Gouaches and a Painting from the 1950s
On the evening of Friday the 23rd of September, the Contemporary Benefactors were treated to a private viewing of the exhibition and introductory talk by John McCormack. The show’s curator Laurence Simmons explains.
There are three important sources that inform Walters’ gouache works, which were mostly painted over a decade at night while he worked for the Government Printing Office during the day. First of all, Walters had worked his way aboard ship to London in 1950. In 1951 on a continental excursion, he was exposed first-hand to the geometrical abstractions of Auguste Herbin, Alberto Magnelli and Victor Vasarely at the Denise René Gallery in Paris; and then the works of Piet Mondrian and Theo van Doesburg in The Hague, Rotterdam and Amsterdam. Secondly, into this heady engagement with European modernity upon his return to New Zealand Walters was to inject his prior interest in the field of Maori rock art. During the summer of 1946-47 he had worked closely alongside Indonesian expatriate Theo Schoon recording Maori rock drawings in the limestone bluffs and shelters of South Canterbury, places which Schoon majestically described as ‘New Zealand’s oldest art galleries’. The rock-art depiction of human and animal figures with blank centres inspired the geometry and interlocking structures of stylized anthropomorphic figures that were to appear later in many of Walters’ gouaches. Thirdly, in 1953 Schoon had also introduced Walters to the work of Rolfe Hattaway, a permanently hospitalised psychiatric patient whose drawings made with a lump of clay on the asphalt of an exercise yard had captivated Schoon when employed as an orderly at the Avondale psychiatric hospital. Schoon provided Hattaway with art materials and later he and Walters copied Hattaway’s loopy tumults of line, in particular the repeated motif of a long open rectangle penetrated by a curving snake-like form. The importance for Walters of this positive form penetrated by a negative emptiness was now confirmed for him from an arresting double source: rock art and outsider art. These two tours de force dramatise the radical aesthetics of Walters’ fifties gouaches that willfully blur the differences between abstraction and nature.
Walters’ rapid study gouaches of the 1950s called for a certain tenacity of purpose, sustained analysis and prolonged concentration. They yielded a surprising narrative of astonishing range, providing images and compositions that would carry Walters through the decades to follow. Years later he was still using motifs he had stored in his visual memory from the fifties. For the paradox remains that in such an elaborated intellectual practice of painting as Walters’ so many of the key effects and decisions are derived from moments of pure coincidence and inspiration. Walters’ best works of this period are permanently embroiled in the present tense of their making; they would be just as fresh as if created today or tomorrow.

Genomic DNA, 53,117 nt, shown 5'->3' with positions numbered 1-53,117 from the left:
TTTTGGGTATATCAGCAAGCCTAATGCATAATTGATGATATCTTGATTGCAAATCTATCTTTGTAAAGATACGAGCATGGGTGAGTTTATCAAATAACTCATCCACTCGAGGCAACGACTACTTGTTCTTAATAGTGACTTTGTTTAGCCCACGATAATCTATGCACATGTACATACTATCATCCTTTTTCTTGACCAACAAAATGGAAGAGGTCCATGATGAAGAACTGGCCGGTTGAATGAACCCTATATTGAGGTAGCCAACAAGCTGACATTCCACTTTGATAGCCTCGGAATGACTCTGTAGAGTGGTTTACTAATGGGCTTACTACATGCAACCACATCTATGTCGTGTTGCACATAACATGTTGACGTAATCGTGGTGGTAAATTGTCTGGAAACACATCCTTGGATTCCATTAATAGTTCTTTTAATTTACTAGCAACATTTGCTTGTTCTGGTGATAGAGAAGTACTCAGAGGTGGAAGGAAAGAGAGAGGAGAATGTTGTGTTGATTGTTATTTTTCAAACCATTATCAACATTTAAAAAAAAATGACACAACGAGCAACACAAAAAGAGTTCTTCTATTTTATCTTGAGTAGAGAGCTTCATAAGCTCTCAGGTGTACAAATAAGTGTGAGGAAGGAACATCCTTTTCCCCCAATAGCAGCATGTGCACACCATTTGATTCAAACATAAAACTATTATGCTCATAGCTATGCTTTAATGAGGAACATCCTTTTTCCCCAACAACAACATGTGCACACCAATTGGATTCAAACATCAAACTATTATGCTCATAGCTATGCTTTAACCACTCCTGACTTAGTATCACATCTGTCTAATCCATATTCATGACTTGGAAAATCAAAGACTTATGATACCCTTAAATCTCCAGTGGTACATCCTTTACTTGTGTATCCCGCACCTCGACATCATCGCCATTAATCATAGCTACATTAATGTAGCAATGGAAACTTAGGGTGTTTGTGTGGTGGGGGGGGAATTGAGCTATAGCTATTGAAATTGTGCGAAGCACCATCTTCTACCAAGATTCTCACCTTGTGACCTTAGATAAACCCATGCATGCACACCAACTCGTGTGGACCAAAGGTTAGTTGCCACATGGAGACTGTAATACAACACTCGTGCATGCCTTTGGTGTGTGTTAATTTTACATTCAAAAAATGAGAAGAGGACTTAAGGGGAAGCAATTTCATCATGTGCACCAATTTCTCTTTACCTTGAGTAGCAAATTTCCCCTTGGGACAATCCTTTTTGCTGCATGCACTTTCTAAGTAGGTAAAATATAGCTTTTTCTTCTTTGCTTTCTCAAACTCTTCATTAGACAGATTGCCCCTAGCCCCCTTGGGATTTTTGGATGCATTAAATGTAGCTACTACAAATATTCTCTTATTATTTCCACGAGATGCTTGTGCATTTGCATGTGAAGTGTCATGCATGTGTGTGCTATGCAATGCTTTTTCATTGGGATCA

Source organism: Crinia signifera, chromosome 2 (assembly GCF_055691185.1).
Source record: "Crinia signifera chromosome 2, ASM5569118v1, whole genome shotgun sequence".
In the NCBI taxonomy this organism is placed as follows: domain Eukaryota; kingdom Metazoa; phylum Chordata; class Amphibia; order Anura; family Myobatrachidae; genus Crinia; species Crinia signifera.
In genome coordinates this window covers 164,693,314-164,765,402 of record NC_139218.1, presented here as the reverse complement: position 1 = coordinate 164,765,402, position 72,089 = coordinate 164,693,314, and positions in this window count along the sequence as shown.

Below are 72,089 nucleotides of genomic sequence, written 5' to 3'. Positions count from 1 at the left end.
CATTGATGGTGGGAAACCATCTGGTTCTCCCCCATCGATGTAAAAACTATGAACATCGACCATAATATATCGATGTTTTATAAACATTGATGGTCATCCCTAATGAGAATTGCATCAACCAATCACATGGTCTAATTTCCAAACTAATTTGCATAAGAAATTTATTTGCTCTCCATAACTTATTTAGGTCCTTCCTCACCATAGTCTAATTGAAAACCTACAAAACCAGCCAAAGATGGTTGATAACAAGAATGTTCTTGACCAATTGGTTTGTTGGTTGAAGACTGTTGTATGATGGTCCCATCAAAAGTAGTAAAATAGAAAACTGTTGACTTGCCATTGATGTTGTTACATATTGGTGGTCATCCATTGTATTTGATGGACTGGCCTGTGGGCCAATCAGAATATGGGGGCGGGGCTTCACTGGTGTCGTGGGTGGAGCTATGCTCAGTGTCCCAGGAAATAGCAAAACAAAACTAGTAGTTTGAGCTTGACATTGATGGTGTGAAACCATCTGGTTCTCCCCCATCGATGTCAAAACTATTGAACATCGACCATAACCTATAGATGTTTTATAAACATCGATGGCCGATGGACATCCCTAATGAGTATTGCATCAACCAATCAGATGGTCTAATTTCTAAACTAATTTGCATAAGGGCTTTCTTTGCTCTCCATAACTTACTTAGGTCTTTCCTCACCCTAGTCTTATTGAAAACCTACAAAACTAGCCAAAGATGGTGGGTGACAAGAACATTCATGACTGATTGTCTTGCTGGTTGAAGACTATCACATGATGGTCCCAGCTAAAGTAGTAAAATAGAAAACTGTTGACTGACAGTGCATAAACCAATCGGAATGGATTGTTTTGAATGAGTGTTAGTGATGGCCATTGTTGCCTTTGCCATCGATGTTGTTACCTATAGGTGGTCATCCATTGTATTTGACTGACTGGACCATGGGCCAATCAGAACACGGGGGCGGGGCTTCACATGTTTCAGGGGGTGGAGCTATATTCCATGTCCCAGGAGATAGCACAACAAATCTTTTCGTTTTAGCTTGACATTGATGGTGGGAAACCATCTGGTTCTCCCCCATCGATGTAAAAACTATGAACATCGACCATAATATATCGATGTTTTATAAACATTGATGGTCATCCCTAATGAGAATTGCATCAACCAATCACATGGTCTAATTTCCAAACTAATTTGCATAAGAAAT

Laurence Simmons, September 2015
Gordon Walters is best known for his paintings employing the koru, the curving bulb form from Maori moko and kowhaiwhai rafter patterns. He is a revered figure in New Zealand, recognised for a long and productive career spanning four decades. The Auckland Art Gallery Toi o Tamaki presented a retrospective exhibition his work in 1983 and a survey exhibition Parallel Lines in 1994, and he has been included in many survey shows, including A Very Peculiar Practice: Aspects of Recent New Zealand Art at the City Gallery, Wellington. In 2014 Starkwhite and the Walters Estate presenteda small survey show of his koru paintings at Art Basel Hong Kong. Walters is represented in the country’s major public collections and his place in our art history is memorialised in the bi-annual Walters Prize exhibition and award at the Auckland Art Gallery Toi o Tamaki.
Laurence Simmons is Associate Dean (Postgraduate) and Professor of Film Studies in the School of Social Sciences at The University of Auckland. He has written extensively on contemporary New Zealand art and photography and his latest two books areTuhituhi (2011), on the painter William Hodges who journeyed with Captain James Cook on his second voyage to the South Pacific, andBlutopia (2014), on the artist John Reynolds.
Located in New Zealand on Auckland’s Karangahape Road, Starkwhite presents a programme of artists’ projects, solo shows by represented and invited artists, and independently curated exhibitions.
Please contact the gallery for further information and images.